World of Coins

Modern Asian coins, pseudo coins and trade tokens => Indian subcontinent: Mughal, Princely states and colonial (1526-1947) => Mughal central government => Topic started by: asm on February 18, 2020, 06:08:48 AM

Title: Muhammad Shah. Rupee. Mint: Junagadh. AH (11)32 / Ry. Ahd. KM#436.32
Post by: asm on February 18, 2020, 06:08:48 AM
A rupee of Muhammad Shah - Weight: 11.69gm, minted at Junagadh Mint. The date is Ah 1132 / RY Ahd. (AH date seen at around 7 O'Clock on the obverse).

The coins of Junagadh end around the beginning of the reign of Muhammad Shah (I believe RY 7) and are extremely difficult to find. So, even though this coin was not in the best of conditions, I decided to add it to my collection.

Title: Re: Muhammad Shah. Rupee. Mint: Junagadh. AH (11)32 / Ry. Ahd. KM#436.32
Post by: Figleaf on February 25, 2020, 09:13:29 AM
It's not the fault of the coin. The visible letters stand out sharp and clean. Human minters failed. The flan was rolled by hand when the metal was already too cold, so a crack appeared. Mint staff tried to hide the crack by rolling over it again. They not only failed, but also made the part around the crack thinner, so that when the die struck, it failed to make an impression on the thin part. I can well imagine the repeated shrugging among the minters and their supervisors, paid by piece.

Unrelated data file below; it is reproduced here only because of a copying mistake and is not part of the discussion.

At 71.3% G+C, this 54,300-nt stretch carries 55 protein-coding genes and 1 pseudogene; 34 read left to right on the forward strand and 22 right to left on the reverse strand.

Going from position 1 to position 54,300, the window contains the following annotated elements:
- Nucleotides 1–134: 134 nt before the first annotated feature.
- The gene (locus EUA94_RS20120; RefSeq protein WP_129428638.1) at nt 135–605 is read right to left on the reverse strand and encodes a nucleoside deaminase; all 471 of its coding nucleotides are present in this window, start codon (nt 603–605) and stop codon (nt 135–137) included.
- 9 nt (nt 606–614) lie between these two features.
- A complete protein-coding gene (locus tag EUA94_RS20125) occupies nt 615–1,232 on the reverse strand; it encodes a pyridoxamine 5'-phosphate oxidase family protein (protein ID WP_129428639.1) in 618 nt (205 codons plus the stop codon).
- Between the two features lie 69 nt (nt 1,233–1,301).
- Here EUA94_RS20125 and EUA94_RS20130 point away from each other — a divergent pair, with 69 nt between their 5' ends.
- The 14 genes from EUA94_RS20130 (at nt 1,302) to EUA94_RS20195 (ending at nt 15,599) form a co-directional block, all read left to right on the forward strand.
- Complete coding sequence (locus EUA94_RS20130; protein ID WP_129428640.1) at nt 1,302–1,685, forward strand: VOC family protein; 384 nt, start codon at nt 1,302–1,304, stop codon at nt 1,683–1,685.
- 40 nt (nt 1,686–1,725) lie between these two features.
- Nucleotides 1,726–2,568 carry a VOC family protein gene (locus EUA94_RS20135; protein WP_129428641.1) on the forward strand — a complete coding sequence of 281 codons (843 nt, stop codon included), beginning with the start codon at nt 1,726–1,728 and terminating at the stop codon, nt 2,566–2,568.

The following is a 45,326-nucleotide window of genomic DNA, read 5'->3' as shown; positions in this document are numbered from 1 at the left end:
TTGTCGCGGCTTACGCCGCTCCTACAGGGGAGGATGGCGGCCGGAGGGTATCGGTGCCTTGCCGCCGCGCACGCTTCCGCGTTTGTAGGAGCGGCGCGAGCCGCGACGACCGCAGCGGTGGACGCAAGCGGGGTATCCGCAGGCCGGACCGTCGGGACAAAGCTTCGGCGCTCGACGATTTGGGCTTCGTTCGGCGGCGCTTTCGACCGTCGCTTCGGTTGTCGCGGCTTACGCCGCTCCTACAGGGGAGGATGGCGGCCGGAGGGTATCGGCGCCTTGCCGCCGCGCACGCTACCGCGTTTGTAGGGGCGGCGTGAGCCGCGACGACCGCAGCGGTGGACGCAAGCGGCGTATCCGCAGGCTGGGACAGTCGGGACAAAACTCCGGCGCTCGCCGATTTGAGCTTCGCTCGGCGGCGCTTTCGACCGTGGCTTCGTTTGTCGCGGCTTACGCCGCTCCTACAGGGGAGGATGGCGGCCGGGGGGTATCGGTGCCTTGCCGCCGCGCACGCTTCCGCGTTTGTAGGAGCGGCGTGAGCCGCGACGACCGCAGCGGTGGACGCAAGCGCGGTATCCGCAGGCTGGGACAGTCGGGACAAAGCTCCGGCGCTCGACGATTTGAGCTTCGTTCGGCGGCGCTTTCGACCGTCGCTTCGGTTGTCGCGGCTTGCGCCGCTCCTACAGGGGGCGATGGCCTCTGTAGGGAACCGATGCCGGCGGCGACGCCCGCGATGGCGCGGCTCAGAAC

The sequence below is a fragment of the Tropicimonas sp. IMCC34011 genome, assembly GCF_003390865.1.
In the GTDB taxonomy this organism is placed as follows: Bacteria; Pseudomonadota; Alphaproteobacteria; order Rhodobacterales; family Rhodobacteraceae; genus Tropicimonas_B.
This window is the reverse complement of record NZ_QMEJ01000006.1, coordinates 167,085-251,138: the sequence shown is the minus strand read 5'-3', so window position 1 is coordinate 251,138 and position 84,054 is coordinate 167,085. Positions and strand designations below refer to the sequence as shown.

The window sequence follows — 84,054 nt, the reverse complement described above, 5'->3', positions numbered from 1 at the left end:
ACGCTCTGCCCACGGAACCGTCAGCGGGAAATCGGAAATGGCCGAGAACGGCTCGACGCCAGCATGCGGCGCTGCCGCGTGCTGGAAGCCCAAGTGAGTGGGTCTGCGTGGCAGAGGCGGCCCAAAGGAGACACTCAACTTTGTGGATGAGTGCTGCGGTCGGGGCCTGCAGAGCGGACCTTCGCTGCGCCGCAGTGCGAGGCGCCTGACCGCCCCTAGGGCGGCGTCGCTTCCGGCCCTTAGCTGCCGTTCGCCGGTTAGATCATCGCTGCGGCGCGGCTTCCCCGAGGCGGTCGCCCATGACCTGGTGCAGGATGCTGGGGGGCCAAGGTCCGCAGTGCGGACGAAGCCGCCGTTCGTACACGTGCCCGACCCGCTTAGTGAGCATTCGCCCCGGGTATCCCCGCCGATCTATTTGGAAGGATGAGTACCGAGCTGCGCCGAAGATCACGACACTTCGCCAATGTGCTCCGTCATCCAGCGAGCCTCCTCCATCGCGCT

Meanwhile, you have yet another prize coin in your collection, illustrating the difficult task of balancing preservation and rarity. In those circumstances, the one shroff mark becomes an asset, not a liability. Here's a coin you would have bought anyway, even if it had had more marks. Now that there's only one, you can tell your visitors about shroffs and say "I have an example of a shroff mark right here" to your unsuspecting visitors.

Title: Re: Muhammad Shah. Rupee. Mint: Junagadh. AH (11)32 / Ry. Ahd. KM#436.32
Post by: asm on February 25, 2020, 10:16:42 AM
Peter, a BIG thank you for the excellent description of what could have happened and in fact what did happen.

Regarding the test marks, I would like to throw a little more light. There are two types of shroff marks. One is the "test mark" - a drilled hole to remove material to test for purity of silver. The other, the actual Shroff or Bankers Mark are marks made on coins which confirm that the coin has been approved for circulation in a specified area confirmed by the local banker or shroff. Once, it was approved by a local shroff, it was not required for the locals to drill the coin and test for purity since the confirmation of the local banker was already affixed on to the coin.

From my experience, these marks were noticeably more prevalent on coins of most Southern mints - areas that did not stay in Mughal hands for long. So most likely, people up north, in Mughal controlled areas, got them certified for use in their area. Each banker had his own seal / design so that the locals were aware that it was their trusted banker who certified it for local circulation. If it moved out of the bankers area of influence, the local banker there applied another certificate.